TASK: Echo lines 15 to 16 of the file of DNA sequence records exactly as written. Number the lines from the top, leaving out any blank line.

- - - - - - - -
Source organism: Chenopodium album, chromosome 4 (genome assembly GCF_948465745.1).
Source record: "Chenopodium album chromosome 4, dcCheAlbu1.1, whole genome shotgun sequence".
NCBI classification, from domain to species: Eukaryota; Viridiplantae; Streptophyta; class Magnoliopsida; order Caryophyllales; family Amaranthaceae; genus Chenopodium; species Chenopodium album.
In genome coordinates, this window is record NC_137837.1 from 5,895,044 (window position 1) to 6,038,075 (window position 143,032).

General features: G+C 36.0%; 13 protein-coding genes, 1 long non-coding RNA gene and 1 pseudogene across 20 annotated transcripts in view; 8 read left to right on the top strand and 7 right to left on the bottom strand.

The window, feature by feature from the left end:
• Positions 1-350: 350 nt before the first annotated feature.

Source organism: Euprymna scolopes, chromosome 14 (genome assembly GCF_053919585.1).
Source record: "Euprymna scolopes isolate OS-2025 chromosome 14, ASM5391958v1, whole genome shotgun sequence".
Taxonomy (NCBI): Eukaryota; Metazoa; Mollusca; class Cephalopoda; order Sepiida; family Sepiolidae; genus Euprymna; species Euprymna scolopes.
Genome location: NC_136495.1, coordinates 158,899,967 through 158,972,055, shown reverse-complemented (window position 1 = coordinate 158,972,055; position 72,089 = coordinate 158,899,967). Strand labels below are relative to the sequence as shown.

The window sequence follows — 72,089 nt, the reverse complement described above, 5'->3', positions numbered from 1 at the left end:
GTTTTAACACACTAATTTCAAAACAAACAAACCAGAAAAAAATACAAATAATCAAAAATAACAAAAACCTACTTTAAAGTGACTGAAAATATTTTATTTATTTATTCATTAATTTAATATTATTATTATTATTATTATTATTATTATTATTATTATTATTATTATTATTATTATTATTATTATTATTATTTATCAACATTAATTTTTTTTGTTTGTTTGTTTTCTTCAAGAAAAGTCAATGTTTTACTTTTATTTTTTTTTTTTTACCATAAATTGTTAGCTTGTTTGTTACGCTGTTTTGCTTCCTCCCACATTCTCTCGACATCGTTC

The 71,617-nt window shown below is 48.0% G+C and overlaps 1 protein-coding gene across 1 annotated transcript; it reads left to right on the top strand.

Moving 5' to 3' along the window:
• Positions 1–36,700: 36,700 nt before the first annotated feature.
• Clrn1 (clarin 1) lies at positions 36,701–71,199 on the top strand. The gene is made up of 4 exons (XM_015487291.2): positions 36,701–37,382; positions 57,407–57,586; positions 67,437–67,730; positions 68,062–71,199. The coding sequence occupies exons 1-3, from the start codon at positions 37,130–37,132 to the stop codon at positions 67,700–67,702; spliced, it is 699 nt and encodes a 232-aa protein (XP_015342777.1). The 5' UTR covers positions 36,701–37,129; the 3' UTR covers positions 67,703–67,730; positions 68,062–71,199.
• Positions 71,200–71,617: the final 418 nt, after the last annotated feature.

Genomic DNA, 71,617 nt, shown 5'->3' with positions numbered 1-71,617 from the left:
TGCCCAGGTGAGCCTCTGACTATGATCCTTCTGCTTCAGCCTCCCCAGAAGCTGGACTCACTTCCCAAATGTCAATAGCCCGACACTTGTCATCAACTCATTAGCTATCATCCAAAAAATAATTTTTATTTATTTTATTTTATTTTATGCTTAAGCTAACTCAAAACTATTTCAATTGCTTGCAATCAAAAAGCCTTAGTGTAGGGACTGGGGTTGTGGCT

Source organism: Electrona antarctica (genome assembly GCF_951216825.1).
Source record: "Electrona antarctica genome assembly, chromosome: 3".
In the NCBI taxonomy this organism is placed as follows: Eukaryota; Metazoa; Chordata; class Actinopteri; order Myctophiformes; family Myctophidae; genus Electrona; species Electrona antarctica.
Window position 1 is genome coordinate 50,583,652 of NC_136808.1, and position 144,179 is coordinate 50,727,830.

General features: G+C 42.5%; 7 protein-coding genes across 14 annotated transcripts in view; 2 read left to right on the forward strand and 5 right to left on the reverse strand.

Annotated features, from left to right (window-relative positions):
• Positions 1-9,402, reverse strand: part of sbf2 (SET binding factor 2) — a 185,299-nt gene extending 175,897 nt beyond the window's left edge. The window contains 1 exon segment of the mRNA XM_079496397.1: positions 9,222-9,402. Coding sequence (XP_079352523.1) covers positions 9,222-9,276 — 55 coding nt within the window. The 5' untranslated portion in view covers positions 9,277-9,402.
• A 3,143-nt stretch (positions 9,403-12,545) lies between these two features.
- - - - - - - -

Moving 5' to 3' along the window:
• Positions 1–36,700: 36,700 nt before the first annotated feature.